LONDON (Reuters Health) – The number of female British army recruits injured in training has more than doubled since "gender-free" policies were introduced in 1998, according to a study published on Thursday.
The same physical tests are now applied to male and female army applicants, both sexes undergo identical training, and the women are expected to reach the same fitness levels as the men.
But army researchers who compared the new and old policies say that female army recruits face a "substantially greater risk" to their health than men do with the changes.
To determine the effects of the new policy, they examined the number of medical discharges among 5697 men and 791 women recruited before the changes and 6228 men and 592 women afterwards.
The findings, published in the current issue of the Journal of the Royal Society of Medicine, show that for the men, the proportion of medical discharges due to injuries such as stress fractures, tendonitis and back pain remained below 1.5%
But for women, it rose from 4.6% to 11.1% under the new training regimen. The researchers said this means that women are now eight times more likely than male recruits to be discharged with this type of "overuse" injury.
Lt. Col. Ian Gemmell, the army occupational physician who co-authored the study, said differences in women's bone size and muscle mass mean that there is 33% to 39% more stress on the female skeleton than on the male skeleton during training.
In a mixed platoon of recruits, the women tended to march at the men's longer stride, putting their bones and muscles under even more stress, he added.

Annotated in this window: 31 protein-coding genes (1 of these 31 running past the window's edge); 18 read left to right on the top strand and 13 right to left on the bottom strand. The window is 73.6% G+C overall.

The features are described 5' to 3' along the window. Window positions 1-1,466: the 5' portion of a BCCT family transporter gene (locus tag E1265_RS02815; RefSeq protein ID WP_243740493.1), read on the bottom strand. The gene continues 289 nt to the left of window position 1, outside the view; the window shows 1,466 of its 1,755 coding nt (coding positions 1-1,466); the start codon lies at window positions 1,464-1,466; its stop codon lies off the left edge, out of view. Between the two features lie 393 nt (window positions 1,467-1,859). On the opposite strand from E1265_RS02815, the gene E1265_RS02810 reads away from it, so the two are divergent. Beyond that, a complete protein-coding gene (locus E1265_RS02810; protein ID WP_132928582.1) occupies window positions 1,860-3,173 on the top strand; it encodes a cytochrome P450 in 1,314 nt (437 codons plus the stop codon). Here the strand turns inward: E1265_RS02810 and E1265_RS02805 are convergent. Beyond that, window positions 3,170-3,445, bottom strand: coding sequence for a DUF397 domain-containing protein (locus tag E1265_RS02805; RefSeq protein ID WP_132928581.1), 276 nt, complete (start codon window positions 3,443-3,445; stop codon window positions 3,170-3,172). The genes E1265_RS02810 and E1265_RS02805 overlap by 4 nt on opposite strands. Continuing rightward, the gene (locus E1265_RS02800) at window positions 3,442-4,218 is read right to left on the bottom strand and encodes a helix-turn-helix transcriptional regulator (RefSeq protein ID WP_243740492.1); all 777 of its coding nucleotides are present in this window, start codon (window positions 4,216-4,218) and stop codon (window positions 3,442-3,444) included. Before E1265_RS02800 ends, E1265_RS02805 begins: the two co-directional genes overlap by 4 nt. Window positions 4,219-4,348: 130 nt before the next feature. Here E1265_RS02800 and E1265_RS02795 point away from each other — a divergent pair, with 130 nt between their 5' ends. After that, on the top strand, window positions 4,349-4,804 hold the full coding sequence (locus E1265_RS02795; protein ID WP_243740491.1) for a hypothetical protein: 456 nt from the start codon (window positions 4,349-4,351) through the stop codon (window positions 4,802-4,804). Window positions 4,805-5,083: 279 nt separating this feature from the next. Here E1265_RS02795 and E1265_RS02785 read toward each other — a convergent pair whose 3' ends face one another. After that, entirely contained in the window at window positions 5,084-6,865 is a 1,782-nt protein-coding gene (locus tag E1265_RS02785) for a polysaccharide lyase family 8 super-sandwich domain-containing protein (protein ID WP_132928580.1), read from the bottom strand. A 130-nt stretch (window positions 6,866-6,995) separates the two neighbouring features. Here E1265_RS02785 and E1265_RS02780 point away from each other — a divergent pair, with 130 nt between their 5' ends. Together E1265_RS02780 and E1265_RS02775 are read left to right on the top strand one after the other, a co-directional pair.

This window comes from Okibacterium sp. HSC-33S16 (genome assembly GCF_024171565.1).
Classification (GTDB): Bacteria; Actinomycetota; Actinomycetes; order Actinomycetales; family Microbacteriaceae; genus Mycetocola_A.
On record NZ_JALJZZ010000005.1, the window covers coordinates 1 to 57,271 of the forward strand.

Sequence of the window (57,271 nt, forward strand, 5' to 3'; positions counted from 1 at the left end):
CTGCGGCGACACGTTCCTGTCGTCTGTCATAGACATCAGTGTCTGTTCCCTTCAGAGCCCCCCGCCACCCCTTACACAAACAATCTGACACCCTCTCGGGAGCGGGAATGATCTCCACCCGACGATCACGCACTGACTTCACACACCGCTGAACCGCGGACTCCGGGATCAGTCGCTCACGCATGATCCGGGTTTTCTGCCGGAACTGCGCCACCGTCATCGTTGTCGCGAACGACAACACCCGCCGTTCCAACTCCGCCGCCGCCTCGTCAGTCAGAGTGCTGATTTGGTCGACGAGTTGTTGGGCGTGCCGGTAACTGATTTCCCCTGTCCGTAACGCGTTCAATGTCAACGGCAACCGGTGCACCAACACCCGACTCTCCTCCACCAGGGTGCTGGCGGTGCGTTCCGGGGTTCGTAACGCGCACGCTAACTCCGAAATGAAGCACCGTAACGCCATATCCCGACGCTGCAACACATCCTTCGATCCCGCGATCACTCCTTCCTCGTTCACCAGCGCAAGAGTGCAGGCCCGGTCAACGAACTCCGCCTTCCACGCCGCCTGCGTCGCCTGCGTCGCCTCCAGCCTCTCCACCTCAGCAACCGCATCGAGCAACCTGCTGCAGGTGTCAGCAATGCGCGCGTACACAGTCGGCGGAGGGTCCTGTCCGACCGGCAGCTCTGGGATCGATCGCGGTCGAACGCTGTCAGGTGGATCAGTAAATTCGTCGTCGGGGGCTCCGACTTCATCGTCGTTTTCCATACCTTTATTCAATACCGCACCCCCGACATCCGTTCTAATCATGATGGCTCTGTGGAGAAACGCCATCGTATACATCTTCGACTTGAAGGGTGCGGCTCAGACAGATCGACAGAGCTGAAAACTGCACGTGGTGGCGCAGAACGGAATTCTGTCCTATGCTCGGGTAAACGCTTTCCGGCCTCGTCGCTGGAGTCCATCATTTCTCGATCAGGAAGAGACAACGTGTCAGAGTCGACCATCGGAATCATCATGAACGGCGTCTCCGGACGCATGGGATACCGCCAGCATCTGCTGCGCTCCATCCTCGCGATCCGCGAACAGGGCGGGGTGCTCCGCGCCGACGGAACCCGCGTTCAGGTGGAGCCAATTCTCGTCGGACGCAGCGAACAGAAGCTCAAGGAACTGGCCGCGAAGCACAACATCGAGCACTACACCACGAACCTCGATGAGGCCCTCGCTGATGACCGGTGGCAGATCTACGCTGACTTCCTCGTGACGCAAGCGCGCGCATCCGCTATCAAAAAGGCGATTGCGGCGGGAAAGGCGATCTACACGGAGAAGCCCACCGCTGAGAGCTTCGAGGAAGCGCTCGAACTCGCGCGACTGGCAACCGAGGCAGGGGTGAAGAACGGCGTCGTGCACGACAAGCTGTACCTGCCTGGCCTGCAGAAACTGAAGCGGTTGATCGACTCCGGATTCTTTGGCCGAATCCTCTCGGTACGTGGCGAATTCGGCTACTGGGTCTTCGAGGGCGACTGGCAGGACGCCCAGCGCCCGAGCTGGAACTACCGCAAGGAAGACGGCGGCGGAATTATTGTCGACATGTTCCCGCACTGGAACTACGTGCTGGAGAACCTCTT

The data also suggest that although women's muscles can "mimic" male muscle, women need a 6-month training period rather than the standard 12 weeks.
"It is clear that there are differences in muscle physiology, bone architecture and body composition that interact to place women at a substantial disadvantage when training," Dr. Gemmell concludes.
"This study confirms and quantifies the excess risk for women when they undertake the same arduous training as male recruits, and highlights the conflict between health and safety legislation and equal opportunities legislation," he adds.
"There are a lot of women who come into the army and are subsequently injured," Dr. Gemmell told Reuters Health. "I don't think it is right to sit back and watch that happen."
He said experience in the US marines showed that many more females succeed when the training period is extended. However, this costs more and it would be "a braver man than me" who determines the maximum training period that should be allowed.